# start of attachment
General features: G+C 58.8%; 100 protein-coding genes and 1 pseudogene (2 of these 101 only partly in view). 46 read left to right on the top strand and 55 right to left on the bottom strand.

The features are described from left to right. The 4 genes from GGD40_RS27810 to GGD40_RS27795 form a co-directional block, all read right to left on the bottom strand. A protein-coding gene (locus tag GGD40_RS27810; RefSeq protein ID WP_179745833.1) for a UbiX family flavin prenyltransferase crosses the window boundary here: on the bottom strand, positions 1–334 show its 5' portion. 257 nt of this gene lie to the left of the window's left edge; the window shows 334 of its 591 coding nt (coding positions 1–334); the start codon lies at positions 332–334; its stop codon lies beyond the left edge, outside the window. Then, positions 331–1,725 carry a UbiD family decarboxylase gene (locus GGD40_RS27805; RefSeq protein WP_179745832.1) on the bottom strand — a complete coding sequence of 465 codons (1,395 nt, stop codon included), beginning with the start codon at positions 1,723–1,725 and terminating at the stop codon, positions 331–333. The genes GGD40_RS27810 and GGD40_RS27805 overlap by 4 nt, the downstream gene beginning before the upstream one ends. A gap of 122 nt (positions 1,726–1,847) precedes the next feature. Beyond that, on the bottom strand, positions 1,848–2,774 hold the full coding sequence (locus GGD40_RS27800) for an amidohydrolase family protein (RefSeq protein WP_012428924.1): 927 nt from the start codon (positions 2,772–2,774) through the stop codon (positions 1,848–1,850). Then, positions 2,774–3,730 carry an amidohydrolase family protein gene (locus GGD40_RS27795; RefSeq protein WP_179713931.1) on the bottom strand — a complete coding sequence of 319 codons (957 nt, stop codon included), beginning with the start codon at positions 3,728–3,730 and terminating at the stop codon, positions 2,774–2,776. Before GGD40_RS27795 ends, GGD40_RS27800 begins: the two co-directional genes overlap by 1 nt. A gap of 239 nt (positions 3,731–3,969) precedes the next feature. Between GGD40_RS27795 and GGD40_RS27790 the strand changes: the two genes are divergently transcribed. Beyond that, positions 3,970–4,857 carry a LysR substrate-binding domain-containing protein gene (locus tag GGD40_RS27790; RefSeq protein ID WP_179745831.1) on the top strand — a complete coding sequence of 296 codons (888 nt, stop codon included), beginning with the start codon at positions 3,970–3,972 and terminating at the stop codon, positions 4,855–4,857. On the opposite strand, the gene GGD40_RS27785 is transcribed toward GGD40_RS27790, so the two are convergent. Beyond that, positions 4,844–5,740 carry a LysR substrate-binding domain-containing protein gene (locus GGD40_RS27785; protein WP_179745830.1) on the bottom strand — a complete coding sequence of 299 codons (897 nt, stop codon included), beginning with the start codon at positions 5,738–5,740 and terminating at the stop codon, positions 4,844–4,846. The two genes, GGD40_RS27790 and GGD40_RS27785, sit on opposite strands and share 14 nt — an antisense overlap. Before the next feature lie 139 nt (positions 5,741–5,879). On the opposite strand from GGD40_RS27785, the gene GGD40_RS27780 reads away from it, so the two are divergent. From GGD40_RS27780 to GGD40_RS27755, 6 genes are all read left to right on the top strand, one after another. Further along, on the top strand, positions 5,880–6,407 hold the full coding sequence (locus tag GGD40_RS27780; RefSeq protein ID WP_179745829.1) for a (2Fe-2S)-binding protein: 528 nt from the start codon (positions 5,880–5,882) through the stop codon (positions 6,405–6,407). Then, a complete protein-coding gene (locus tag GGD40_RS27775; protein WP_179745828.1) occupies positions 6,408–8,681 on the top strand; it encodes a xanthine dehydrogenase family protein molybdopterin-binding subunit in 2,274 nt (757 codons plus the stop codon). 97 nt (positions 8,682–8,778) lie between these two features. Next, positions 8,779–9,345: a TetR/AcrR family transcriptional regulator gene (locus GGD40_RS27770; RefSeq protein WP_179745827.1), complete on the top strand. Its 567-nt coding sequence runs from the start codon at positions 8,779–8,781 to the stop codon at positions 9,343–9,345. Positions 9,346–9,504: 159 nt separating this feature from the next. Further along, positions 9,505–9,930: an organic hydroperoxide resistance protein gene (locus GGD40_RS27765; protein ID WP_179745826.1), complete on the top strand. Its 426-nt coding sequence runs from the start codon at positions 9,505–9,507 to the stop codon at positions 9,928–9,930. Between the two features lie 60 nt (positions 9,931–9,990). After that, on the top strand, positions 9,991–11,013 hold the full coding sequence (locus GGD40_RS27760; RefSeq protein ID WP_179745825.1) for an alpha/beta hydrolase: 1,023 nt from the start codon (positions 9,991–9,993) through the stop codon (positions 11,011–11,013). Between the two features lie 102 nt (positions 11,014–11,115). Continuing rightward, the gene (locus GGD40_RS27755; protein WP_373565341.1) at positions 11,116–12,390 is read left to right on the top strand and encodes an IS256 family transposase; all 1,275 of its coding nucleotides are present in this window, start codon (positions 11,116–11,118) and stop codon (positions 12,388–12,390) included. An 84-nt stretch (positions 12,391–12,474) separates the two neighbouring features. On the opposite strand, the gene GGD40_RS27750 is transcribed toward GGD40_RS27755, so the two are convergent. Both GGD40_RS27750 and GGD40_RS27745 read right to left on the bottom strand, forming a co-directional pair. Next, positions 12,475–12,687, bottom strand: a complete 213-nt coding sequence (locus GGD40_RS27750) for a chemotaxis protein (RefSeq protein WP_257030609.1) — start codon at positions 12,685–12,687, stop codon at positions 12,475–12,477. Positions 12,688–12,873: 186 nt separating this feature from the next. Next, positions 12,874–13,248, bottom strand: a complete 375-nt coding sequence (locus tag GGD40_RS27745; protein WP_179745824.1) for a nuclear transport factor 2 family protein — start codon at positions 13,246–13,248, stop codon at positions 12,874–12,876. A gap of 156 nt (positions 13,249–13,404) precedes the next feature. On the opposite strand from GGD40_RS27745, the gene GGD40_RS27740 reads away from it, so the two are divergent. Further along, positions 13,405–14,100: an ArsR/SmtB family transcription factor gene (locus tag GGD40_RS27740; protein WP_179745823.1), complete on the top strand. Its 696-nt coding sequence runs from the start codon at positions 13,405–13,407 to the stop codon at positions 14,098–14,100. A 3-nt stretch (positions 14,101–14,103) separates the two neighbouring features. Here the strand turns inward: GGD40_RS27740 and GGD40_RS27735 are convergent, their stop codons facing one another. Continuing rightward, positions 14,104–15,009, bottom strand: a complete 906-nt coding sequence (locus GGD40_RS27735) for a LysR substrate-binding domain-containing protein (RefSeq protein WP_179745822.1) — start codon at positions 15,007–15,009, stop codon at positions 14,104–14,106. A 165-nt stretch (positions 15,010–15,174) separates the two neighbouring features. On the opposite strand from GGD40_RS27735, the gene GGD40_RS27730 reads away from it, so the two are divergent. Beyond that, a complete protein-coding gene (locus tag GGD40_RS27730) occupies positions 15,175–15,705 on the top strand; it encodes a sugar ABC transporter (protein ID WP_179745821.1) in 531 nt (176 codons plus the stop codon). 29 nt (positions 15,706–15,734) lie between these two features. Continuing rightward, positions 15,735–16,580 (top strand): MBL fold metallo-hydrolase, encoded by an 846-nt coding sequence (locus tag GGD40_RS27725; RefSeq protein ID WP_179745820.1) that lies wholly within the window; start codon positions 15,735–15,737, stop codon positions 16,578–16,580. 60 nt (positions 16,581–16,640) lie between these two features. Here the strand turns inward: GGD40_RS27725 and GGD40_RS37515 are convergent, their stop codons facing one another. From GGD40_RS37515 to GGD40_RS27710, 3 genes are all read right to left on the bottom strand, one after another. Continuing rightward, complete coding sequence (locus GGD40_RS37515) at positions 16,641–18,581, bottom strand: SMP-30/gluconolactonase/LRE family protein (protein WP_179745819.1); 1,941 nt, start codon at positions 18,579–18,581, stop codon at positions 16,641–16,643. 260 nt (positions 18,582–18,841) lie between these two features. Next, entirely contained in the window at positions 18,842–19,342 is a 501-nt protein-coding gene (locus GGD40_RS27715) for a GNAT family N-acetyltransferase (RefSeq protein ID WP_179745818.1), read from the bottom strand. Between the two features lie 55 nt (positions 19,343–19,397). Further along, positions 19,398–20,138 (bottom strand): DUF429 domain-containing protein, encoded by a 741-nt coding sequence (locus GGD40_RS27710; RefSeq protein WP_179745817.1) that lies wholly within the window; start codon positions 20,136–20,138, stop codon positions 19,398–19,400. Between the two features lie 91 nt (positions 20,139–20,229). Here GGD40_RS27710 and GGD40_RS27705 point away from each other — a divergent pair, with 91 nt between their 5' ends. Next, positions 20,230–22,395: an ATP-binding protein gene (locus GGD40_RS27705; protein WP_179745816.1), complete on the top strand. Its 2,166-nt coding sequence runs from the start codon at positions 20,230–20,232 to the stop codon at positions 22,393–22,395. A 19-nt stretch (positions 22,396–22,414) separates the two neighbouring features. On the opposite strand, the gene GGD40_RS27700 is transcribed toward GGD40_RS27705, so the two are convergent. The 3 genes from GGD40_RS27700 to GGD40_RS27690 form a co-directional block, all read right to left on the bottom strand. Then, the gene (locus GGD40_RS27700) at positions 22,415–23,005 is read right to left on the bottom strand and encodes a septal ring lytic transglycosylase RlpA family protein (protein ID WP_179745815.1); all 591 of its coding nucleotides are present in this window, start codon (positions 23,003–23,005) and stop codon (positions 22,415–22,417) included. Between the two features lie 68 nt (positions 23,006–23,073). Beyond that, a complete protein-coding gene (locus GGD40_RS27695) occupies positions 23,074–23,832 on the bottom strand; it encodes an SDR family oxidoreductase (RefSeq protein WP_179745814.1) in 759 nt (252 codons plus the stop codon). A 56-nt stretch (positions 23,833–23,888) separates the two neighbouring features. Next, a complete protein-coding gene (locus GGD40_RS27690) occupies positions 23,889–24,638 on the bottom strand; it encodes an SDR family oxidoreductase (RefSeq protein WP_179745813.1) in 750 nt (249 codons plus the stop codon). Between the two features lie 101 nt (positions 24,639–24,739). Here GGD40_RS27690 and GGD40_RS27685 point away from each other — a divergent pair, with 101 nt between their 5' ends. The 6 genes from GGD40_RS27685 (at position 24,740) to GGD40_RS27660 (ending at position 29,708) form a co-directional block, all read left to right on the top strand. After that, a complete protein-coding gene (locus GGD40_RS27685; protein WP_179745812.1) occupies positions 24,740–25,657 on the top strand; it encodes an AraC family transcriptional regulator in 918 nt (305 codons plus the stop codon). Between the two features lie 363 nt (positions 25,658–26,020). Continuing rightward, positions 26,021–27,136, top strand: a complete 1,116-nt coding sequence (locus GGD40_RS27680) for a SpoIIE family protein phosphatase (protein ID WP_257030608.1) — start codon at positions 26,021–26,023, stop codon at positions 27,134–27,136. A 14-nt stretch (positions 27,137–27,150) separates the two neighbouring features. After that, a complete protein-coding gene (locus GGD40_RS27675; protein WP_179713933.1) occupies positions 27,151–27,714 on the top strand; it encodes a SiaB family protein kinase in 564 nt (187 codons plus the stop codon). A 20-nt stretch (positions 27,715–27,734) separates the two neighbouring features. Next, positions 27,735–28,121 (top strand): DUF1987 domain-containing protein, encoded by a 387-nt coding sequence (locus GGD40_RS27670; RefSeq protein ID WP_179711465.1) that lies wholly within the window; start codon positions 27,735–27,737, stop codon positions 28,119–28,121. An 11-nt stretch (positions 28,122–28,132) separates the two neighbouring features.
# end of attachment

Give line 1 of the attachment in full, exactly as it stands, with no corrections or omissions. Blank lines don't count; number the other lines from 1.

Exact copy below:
General features: G+C 58.8%; 100 protein-coding genes and 1 pseudogene (2 of these 101 only partly in view). 46 read left to right on the top strand and 55 right to left on the bottom strand.